Accent on Living

A HOLIDAY at home, in the wintertime, might well become an occasion, along toward noon, for a venture with sauterne, a neglected and often underrated wine which has long seemed to me uniquely interesting and rewarding. Few households use it at all, yet at the right moment no other wine can take its place.

Sauterne, in the period since Repeal, seems to have declined in popularity, more or less in proportion to the rise in the prestige of the word “dry.” Everything must be dry or extra dry, with all drinks headed for an absolute of dryness. But sauterne remains outside this movement, a nonconformist, stubbornly on the sweet side and, as such, for most tastes too sweet for preceding or accompanying a meal. Since dessert wines have never gained much of a place at the American table, sauterne is a wine without a following. There seems to be no occasion for it.

Now, all this may be true enough, but the fact is sauterne needs no occasion. A fine sauterne is itself the occasion, and the sampling of it and, ideally, the chance to compare it with one or two others can be as pleasant an experience as one could wish. It is not the wine to accompany something to eat; the edibles — and the simpler they are, the better — are simply a foil for the wine. Plain saltine crackers will do; a creamy old Cheddar, or the imported Bel Paese (to which the domestic version seems sadly inferior), or a Munster — any of these will fit, provided the host has the forethought to get it out of the refrigerator the night before and let it reach room temperature.

If one is striking up an acquaintanceship with sauterne for the first time, a safe way is to begin at the top and experiment, subsequently, on the way down. That is how it happened to us, back in the mid-thirties, when a departing guest pressed on us a bottle of Chateau d’Yquem. It sat on a shelf in the worst possible storage conditions for a year or so, and I put it on ice one night as my wife and I were setting out for the theater. We happened to have a quarter-pound jar of caviar on hand, and around midnight we sat down to this, with buttered toast and the Yquem. I am still awed in recalling the perfection of the wine, its deep golden color, its speckless brilliance, and the distinction of its bouquet and flavor. A fine sauterne is tough; One gets the impression of an almost indestructible quality that enables its subtlest virtues to withstand any amount of mistreatment. I am sure that the Yquem, that night back in the thirties, was the best wine I have ever tasted or ever will taste.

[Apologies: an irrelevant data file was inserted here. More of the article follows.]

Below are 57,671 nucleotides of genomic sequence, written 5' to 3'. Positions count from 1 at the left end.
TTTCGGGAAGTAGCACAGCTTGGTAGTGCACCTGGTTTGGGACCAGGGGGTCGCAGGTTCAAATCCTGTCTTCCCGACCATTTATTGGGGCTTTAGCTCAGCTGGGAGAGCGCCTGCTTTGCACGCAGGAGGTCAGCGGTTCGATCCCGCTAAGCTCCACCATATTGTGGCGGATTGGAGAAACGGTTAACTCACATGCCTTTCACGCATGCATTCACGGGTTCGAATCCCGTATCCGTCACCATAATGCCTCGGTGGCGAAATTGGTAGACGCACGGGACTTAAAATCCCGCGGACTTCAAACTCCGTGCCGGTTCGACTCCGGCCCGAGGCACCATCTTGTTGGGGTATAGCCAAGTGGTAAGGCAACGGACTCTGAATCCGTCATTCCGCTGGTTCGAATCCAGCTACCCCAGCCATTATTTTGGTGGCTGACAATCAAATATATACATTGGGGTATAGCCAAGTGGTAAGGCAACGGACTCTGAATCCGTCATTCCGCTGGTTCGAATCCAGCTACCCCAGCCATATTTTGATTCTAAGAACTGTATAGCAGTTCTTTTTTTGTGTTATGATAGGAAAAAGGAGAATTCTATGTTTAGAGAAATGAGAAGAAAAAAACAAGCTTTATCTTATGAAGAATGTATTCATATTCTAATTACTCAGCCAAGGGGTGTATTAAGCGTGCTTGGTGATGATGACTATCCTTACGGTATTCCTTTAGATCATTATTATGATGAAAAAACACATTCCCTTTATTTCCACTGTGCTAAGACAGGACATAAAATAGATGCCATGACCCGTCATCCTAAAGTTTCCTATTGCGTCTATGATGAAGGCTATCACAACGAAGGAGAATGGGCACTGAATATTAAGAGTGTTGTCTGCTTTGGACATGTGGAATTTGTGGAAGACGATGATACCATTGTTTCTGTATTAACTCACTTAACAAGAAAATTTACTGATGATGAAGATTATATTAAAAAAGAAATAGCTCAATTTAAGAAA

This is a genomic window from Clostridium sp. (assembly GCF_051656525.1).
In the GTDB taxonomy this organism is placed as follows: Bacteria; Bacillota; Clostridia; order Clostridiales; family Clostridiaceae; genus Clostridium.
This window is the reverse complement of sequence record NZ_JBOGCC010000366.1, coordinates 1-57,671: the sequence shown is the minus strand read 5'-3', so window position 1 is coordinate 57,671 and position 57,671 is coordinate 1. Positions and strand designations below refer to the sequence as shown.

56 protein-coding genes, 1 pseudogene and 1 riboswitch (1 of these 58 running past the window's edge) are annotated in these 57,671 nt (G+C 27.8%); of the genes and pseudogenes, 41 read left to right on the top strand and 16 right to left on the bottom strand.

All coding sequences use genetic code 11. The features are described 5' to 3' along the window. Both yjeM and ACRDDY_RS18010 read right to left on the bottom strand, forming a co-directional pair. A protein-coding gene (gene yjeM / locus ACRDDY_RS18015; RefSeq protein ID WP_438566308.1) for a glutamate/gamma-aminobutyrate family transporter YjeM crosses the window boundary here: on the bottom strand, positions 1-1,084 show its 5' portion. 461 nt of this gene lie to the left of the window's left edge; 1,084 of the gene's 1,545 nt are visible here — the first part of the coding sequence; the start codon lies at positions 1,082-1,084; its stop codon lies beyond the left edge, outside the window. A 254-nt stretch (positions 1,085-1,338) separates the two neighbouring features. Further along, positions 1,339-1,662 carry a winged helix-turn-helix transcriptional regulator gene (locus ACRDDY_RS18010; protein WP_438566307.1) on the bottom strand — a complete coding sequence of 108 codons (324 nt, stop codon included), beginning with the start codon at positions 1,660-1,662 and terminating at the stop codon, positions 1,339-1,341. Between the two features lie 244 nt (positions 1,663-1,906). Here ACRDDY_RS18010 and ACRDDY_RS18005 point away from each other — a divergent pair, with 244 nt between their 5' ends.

As a wine in limited supply and regarded as pre-eminent throughout the world, Chateau d’Yquem of any year is expensive, but it certainly ought to be tried from time to time as a check on all others. Below it, yet still profoundly satisfying, are other chateau-bottled sauternes, and one which we have found dependable, in the middle price range, is Chateau La Tour Blanche. “Dependable” in this case means a wine that is good in an indifferent or even a bad year, wonderful in a good year, and indescribably fine in a great year. It means, also, fidelity, year after year, to the standards that made its reputation — no short cuts, no false enlargement of the supply to meet a greater demand.

I drew the cork, a couple of years ago, from the last bottle of a case of La Tour Blanche, 1937. I did not learn until recently that 1937, a bad year for many wines, was classified as “very great” for sauterne; but no matter: it was perfection, and I remarked to the friend who was sharing it with me that one could hardly believe anything so vital, so seemingly alive, could dwell so long in a bottle in a constant state of improvement.

My friend smiled. “Never forget,” he said, “that the French are a highly civilized people.”

CHARLES W. MORTON